While this is a bit long of story from a mom in the Washington State area, it is a touching one.

In her own words, she describes the struggles of her child and how martial arts training has helped him get stronger on the inside AND the outside…

“I wanted to take a moment to express my extreme gratitude for what Mr. Joe Tharp and Mrs. Mo Gano have done for our boys.

In short:

Our oldest has much improved self-esteem, better posture, better physical fitness and an overall better attitude. Our youngest is slowly, but surely learning to get along with others, maintaining his focus better and not melting down when he doesn’t get his own way. These changes have occurred in the very short couple of months that we have been coming to Zultimate in Mill Creek. It’s quite amazing to watch. We struggle with ADHD with our oldest, but to look at him now, that is a laughable diagnosis.

In long:

Our oldest son is Alex. He is about to turn 12 years old in March. Alex has face quite a few challenges in his childhood. Almost as soon as he was born, he had ear infections. It was 1 infection after another. Nothing fixed them and nothing made him better. He was hospitalized twice within the 1st year for IV antibiotics and dangerous fevers. I was a single mom until Alex was 5 (when Nathaniel adopted him). The 1st year I struggled quite a bit and needed to use the state system to get him the care he needed. When he was 13 months old, I got my own insurance and was able to move onto a clinic and doctor that wasn’t tragically overwhelmed and underfunded. Within a few hours, that doc had me take him to an Ears, Nose & Throat specialist and I found out that Alex had a congenital disorder that made it impossible for his ears to drain. I also found out that poor treatment of his ears had made him go deaf.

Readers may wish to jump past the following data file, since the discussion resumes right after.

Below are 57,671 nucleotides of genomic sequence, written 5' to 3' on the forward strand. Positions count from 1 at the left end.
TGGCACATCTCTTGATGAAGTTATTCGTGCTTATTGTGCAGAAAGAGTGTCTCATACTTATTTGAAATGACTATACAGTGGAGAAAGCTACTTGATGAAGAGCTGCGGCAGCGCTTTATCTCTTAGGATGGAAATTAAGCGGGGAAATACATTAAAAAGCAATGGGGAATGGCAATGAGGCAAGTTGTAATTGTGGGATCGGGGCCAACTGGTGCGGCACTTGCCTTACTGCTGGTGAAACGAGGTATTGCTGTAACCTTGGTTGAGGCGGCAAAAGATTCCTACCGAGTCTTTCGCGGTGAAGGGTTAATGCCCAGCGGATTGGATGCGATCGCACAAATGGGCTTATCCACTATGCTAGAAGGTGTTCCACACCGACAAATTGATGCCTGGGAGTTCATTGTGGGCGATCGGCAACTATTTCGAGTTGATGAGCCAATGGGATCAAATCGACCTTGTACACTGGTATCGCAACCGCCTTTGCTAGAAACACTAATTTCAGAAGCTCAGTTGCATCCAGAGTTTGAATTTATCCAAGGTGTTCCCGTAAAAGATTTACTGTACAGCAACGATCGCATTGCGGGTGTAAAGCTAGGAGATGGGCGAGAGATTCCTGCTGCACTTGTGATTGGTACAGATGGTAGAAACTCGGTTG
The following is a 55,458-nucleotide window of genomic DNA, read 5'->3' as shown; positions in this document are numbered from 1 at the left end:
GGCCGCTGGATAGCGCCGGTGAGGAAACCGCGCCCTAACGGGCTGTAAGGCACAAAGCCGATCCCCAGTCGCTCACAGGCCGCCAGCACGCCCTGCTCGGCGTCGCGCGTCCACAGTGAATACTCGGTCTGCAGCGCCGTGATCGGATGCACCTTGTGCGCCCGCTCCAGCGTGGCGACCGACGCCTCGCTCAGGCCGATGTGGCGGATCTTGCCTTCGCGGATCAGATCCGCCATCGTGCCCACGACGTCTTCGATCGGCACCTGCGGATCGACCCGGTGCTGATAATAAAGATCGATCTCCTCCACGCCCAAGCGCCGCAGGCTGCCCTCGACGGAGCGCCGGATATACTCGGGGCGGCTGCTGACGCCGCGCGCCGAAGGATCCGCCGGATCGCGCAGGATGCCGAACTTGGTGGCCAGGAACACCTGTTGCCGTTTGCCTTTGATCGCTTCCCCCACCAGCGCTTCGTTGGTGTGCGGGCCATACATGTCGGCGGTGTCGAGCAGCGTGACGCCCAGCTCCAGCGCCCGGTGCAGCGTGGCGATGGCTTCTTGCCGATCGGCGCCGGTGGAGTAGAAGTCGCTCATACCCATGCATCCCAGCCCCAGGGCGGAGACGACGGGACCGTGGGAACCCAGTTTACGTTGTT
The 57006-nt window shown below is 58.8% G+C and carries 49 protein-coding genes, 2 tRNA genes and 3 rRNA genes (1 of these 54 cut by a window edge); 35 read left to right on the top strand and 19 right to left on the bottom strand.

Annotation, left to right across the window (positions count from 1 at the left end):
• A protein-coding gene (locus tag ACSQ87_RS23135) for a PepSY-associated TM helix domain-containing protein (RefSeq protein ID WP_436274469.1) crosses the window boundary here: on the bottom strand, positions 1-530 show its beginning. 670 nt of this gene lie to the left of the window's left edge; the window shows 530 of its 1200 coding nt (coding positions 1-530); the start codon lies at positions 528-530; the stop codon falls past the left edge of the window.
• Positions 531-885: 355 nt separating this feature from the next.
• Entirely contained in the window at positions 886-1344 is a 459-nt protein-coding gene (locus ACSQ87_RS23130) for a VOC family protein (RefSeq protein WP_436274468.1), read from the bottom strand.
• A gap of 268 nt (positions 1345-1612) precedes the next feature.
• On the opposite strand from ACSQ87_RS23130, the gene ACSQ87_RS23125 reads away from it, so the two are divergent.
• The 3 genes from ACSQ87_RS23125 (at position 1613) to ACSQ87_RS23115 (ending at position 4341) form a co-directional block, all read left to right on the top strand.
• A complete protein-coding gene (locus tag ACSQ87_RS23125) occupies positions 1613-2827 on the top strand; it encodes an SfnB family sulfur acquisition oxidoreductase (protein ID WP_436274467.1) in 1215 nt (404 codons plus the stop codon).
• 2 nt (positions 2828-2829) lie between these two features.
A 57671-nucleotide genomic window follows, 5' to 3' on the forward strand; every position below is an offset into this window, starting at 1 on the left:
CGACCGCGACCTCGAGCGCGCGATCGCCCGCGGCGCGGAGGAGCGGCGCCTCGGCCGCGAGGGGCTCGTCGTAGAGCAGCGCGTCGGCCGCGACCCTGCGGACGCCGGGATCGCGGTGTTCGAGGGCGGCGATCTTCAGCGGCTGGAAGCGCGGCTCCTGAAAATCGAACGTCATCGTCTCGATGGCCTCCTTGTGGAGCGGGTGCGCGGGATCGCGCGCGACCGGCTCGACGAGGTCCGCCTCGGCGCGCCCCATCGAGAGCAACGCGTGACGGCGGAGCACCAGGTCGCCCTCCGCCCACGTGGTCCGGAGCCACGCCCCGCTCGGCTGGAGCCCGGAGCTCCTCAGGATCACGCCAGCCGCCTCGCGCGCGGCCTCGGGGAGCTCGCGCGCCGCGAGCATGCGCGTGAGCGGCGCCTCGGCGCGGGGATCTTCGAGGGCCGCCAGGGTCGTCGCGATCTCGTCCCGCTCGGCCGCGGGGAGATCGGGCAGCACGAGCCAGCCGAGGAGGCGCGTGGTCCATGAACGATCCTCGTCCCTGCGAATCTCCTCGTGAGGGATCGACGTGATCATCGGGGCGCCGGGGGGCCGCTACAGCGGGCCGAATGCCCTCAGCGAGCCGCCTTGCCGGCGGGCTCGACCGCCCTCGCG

He had his 1st of 4 surgeries within a week. From 13 months until about 3 ½, he was in/out of hospitals, audiologists and sign language lessons for us both. In the last surgery, they repaired the broken bones in his ears and replaced his ear drums with skin grafts from his booty (we joke with him that he is the true butt-head). When he got his hearing back, he was so overwhelmed and scared to death of noise he wore silly putty in his ears until he got used to sounds. With some really intensive speech therapy, we were able to get his speech caught up in time for him to start kindergarten.

All of these illnesses and classes and appointments made it so that he was very severely socially behind. He had a hard time making friends and the 1stfire drill in school made him so upset, he was picked on for days. He was a target for bullying right away. He tried to play by himself, but this made the bullying worse and he was suspended in kindergarten for a melt down at the basketball hoop.

The bullying continued through the 5th grade and he slowly but surely became very isolated and we were very worried about his inability to make and keep friends. He had many a belly ache and begged to be kept home from school many many times. We tried to work with the school, but it was a very small school and they didn’t think it was much of a problem. His self-esteem just plummeted and he kept to himself, ate and played video games. This led to him being very unfit and overweight.

At Vacation Bible School this summer, Alex volunteer with be a leader for some 2nd grade boys (I volunteered to lead the 5th grade girls and quickly became very jealous of Alex’s easy job). It was an PandaMania (an asian theme). The 1st day, there was a karate teacher there from Lynnwood that did a demonstration for the kids and invited the kids to do some punches and kicks. Alex was immediately in love with karate. He begged me over & over to be enrolled. I thought it was a great idea, but… I’m not a very outgoing personality and I was very overwhelmed by the number of studios. I had no idea what was what (tae kwon do – karate – mixed martial arts – what???) and I kept putting him off.